That’s not always the strategy used by other countries, and a case in New Zealand is a prime example. When the New Zealand Transport Agency (NZTA) began to have issues with alpine parrots, known as kea (both singular and plural), officials came up with an inventive way for dealing with them. The birds were moving traffic cones and confusing motorists, so it was decided that what the pesky parrots needed was a roadside gym.
The infamous birds are well-known for their antics and “cheekiness,” and many people believe that they were moving the cones just for fun.
But some experts think they had another, more complex motive.
Playgrounds for prankish parrots
Kea are found throughout a range of about 8,650,000 acres that stretch across the South Island’s forested fjords and mountains. But despite this enormous territory, kea—the world’s only true alpine parrots—are now nationally classified as endangered. From hundreds of thousands of kea once living among New Zealand’s lofty peaks, it is thought that just 3,000 to 7,000 individuals remain.
The endemic, 19-inch-tall kea is olive-green in color with bright-orange feathers under its wings. It has a big beak that curves in a scythe-like manner. Kea are notorious for stripping the rubber from car windshield wipers or meticulously removing the insulation from power lines. And, they are fiercely intelligent.
That brainpower is usually what gets them into trouble. Over the past few years, for example, NZTA staff in the Milford Sound region on the South Island began to wonder why traffic cones were being placed in the middle of the road—far from where they had originally been set—at night after construction workers had gone home for the day. The nocturnally moved cones were redirecting traffic in confusing and dangerous patterns. In an effort to find the perpetrators, footage from tunnel cameras was reviewed. The culprits turned out to be a group of young, male kea.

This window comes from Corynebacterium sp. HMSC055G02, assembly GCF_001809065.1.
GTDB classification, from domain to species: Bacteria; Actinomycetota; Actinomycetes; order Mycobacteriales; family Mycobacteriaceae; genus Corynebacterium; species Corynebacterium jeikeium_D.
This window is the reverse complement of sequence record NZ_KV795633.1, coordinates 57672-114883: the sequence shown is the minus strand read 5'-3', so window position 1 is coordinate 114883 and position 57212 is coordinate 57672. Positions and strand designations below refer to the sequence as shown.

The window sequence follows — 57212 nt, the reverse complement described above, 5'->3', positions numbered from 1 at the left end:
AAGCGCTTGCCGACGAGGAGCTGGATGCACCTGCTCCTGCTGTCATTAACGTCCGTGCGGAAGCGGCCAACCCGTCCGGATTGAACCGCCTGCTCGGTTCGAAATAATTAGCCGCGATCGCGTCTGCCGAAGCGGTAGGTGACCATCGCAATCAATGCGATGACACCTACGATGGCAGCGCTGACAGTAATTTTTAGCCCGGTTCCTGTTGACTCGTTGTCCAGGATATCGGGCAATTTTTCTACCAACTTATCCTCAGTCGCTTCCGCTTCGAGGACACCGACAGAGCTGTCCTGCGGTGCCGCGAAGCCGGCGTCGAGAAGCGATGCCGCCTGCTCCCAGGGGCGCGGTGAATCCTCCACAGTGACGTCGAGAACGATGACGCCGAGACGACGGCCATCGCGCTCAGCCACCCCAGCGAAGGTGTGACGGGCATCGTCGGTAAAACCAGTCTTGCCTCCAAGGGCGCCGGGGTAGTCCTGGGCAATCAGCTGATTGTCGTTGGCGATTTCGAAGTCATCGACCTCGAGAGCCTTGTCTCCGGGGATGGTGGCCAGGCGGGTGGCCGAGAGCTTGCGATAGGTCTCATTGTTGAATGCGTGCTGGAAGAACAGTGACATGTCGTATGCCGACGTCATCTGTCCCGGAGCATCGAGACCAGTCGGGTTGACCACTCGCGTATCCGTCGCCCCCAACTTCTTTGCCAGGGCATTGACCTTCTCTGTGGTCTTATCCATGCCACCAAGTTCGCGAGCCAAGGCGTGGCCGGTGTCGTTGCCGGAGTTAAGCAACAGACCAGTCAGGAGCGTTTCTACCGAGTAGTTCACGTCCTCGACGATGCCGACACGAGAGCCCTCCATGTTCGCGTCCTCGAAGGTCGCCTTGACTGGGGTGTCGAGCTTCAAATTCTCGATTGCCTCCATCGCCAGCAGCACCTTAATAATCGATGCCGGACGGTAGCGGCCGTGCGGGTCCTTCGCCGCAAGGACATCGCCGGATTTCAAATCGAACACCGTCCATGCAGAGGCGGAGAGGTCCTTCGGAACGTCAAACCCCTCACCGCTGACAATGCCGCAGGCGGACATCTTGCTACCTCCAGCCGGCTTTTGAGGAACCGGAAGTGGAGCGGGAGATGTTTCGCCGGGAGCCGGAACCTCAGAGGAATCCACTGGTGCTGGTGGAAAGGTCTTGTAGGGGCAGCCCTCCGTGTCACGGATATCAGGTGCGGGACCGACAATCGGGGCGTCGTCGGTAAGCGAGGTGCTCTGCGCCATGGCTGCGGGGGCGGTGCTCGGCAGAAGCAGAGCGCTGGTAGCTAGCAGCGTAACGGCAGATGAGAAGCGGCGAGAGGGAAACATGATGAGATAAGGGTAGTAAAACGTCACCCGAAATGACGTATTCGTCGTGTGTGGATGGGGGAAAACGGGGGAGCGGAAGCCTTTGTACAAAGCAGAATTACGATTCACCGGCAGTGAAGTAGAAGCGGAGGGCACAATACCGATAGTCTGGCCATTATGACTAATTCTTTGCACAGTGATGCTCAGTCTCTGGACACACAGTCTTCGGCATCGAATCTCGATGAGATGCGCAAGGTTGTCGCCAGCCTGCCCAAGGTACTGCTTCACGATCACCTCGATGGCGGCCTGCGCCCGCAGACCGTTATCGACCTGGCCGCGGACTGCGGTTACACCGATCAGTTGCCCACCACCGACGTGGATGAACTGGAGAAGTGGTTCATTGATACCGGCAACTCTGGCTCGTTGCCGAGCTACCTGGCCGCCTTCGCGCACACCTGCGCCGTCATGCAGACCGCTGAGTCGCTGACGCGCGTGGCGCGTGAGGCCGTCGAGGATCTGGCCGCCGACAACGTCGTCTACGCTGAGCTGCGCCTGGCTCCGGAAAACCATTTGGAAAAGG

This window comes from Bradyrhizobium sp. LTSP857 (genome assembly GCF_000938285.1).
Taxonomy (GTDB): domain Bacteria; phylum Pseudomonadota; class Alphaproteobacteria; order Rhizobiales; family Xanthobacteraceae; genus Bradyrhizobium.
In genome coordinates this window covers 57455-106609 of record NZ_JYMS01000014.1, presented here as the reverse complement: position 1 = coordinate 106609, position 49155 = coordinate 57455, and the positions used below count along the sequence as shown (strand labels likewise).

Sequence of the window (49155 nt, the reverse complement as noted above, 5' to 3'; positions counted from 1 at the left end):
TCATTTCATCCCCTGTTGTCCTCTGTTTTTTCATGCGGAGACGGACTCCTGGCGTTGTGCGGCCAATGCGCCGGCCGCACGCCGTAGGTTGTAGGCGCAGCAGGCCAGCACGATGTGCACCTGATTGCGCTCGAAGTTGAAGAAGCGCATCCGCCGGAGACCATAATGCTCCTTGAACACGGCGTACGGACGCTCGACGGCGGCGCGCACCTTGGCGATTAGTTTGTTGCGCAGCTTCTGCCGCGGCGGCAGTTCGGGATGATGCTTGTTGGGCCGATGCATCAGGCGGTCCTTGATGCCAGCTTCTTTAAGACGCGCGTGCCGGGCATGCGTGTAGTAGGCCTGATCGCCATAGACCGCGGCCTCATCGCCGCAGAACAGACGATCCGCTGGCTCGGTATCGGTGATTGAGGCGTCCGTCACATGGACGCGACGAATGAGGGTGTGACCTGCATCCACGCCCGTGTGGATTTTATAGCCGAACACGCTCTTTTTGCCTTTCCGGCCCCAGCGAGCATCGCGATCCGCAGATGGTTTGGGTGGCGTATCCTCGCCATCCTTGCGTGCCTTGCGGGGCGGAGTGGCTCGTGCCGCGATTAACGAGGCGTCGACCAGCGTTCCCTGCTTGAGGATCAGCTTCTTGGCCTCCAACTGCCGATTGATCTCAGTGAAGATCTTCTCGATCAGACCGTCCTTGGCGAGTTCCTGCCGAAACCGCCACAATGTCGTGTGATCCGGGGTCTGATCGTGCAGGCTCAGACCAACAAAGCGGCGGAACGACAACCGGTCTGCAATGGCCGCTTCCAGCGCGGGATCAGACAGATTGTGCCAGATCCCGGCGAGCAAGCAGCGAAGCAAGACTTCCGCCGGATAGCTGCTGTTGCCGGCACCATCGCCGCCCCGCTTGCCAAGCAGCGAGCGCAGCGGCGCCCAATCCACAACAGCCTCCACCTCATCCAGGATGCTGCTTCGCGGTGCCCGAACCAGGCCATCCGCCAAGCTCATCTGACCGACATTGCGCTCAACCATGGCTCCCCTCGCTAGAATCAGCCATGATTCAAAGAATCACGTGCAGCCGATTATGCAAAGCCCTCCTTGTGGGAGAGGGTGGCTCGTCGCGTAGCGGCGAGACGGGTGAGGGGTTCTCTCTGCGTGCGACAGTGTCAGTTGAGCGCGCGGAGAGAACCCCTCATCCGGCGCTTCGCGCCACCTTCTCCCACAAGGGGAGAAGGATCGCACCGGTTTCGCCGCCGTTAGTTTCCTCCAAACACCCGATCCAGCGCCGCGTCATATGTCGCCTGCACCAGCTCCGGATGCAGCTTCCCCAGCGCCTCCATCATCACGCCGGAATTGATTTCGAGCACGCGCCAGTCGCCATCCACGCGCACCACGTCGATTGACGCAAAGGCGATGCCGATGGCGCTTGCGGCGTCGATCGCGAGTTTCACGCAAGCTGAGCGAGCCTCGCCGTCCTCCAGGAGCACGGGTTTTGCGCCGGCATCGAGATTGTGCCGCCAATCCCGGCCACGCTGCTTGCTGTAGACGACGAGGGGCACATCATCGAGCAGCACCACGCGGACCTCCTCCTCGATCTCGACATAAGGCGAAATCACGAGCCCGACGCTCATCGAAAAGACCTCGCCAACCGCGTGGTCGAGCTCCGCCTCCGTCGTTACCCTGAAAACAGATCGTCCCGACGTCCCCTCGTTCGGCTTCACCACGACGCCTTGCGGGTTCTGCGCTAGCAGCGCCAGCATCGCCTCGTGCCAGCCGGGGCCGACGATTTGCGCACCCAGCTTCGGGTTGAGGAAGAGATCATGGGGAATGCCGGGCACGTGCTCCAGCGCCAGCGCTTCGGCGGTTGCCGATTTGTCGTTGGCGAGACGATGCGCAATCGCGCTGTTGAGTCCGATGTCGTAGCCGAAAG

Instead of jumping to the conclusion that the birds needed to be banished from the area, conservationists looked for ways to redirect such youthful, avian energy to less potentially harmful ends. Their solution was to set up a “kea gym” by the roadside, with climbing frames, spinning flotation devices, ladders and swings to attract the birds’ inquisitive and eager minds and distract them from the road. These “toys” are changed regularly to prevent the parrots from getting bored. So far, the gyms seem to be a success and have been used in other parts of the country to dissuade the birds from damaging forestry equipment and from tearing up cars in parking lots.
Researchers at the University of Canterbury are keeping a close eye on the gym-going kea—not for signs of delinquency, but to learn more about what they find stimulating.
Cars and kea don’t mix
Some experts, think, however, that the kea were not just in it for the mischief. There’s the possibility that the clever birds were deliberately moving the cones in order to make cars stop, allowing them to beg passing motorists for food.
Not only do conservationists worry that the birds would then learn to rely on humans for sustenance but that it would also make them prone to picking up other items, such as inedible objects or poison baits. Hanging around roads where they are likely to be hit by vehicles could also devastate their population numbers; in fact, it is thought that dozens of the endangered birds are killed on New Zealand roads every year. Hopefully, the gyms will keep the kea out of harm’s way—and away from humans.
In 2017, the kea was named Bird of the Year in New Zealand. According to Forest & Bird, the conservation organization that hosts the annual competition to raise awareness of the threats currently facing endangered bird species, 68 percent of New Zealand’s birds are “in trouble” and one-third are at risk of extinction.
If New Zealand can find such a creative solution for dealing with its “problem” wildlife, I wonder if we in the United States can learn to be just as open-minded and imaginative.
I wonder if we can find room for designating grizzly grounds and designing wolf wander-lands.
Here’s to finding your true places and natural habitats,